and we would go win the Stanley Cup.”

“[I’m] an intimidating person,” he added. “I don’t care who I
rub the wrong way. I’m not about to change. Not for anybody.”

With Frost’s denial and with the St. Michael’s Majors’
investigation coming up short on evidence, life moved on for
Jefferson. An impressive pair of seasons for Barrie gave most
people in hockey circles reasons enough to forget the name of David
Frost. The New Jersey Devils certainly weren’t thinking about him
when they drafted Jefferson in the fifth round of the 2000 NHL
entry draft.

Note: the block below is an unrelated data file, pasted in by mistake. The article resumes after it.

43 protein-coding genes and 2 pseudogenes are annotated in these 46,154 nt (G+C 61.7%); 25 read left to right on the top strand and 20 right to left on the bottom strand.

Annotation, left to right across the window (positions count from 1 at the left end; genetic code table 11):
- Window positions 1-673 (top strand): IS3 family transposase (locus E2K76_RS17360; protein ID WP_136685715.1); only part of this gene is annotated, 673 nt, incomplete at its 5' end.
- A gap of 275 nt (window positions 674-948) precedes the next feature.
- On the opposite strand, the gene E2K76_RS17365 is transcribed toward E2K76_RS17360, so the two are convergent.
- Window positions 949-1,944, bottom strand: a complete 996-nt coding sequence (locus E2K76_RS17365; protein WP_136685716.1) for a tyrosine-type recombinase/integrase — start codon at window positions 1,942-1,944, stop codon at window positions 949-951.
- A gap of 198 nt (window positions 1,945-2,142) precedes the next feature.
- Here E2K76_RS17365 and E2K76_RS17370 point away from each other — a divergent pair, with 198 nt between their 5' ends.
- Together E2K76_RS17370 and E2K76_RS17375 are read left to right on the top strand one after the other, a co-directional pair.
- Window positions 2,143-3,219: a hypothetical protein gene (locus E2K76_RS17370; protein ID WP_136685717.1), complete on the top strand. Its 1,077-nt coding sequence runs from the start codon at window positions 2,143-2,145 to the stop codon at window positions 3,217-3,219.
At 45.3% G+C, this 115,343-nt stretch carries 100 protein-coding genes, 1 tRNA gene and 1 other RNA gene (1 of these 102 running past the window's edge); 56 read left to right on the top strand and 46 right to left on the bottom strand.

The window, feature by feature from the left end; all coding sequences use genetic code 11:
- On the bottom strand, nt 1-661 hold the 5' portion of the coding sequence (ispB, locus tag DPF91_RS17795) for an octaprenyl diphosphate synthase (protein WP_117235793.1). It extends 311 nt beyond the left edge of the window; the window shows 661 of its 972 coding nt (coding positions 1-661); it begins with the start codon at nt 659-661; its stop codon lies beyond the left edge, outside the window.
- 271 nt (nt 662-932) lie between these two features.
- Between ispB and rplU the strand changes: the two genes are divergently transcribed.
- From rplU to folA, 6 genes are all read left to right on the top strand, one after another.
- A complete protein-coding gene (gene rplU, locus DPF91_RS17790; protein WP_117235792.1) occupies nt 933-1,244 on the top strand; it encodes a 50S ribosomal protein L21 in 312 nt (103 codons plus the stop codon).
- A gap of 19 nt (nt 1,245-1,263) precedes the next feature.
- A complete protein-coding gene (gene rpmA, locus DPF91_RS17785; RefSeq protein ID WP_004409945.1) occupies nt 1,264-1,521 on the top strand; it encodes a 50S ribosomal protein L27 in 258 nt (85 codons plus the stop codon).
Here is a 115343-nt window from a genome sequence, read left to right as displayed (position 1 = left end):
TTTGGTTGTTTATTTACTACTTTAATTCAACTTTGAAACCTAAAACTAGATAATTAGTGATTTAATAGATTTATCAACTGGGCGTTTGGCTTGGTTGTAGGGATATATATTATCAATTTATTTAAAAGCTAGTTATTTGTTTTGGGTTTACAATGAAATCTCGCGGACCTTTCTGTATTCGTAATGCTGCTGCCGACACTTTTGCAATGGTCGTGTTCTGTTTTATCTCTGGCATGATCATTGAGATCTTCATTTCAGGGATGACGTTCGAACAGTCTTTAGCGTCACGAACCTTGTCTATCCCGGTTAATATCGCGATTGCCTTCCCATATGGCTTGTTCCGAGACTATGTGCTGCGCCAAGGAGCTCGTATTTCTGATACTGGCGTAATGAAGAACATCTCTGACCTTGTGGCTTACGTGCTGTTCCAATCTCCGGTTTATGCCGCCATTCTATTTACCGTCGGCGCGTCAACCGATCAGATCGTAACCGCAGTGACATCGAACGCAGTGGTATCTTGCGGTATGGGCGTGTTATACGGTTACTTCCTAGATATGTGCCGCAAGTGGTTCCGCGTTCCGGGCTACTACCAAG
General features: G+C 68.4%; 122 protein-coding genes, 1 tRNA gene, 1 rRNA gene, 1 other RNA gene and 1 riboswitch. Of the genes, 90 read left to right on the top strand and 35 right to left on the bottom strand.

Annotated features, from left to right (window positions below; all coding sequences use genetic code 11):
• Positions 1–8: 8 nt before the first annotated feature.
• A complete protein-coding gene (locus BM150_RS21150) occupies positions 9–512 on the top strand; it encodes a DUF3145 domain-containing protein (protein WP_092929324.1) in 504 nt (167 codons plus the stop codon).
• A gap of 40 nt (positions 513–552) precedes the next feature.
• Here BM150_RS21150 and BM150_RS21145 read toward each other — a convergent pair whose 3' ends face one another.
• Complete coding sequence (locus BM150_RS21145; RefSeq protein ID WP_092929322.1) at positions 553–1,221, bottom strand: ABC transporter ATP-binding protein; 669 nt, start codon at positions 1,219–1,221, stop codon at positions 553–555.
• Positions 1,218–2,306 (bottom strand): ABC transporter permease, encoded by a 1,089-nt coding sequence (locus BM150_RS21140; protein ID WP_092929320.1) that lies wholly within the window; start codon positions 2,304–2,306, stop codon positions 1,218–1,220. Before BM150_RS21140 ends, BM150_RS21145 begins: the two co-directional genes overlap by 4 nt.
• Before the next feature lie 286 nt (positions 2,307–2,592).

Jefferson was sent to the Devils’ springboard minor-league club
in Albany, where he put up 19 goals and 34 points in 69 games. Mike
continued to play with a disregard for the rules, spending 195
minutes in the penalty box, but impressed enough to join the Devils
late in the season.

All the while, the Jefferson family situation became more and
more strained. When Stephen had hired him to serve as a mentor for
Mike, he hadn’t anticipated that Frost would come to serve as a
surrogate father for his resentful son.

By the time he made it to the Devils, such a rift had been
created between Mike and Stephen that Mike refused to wear his
family name on his jersey. He legally changed his name to Mike
Danton in an attempt to cut all ties with his father.

But running away from his surname didn’t mean Danton left his
problems behind. His relationship with Frost continued on bizarrely
and his play on the ice became no less violent. In two seasons with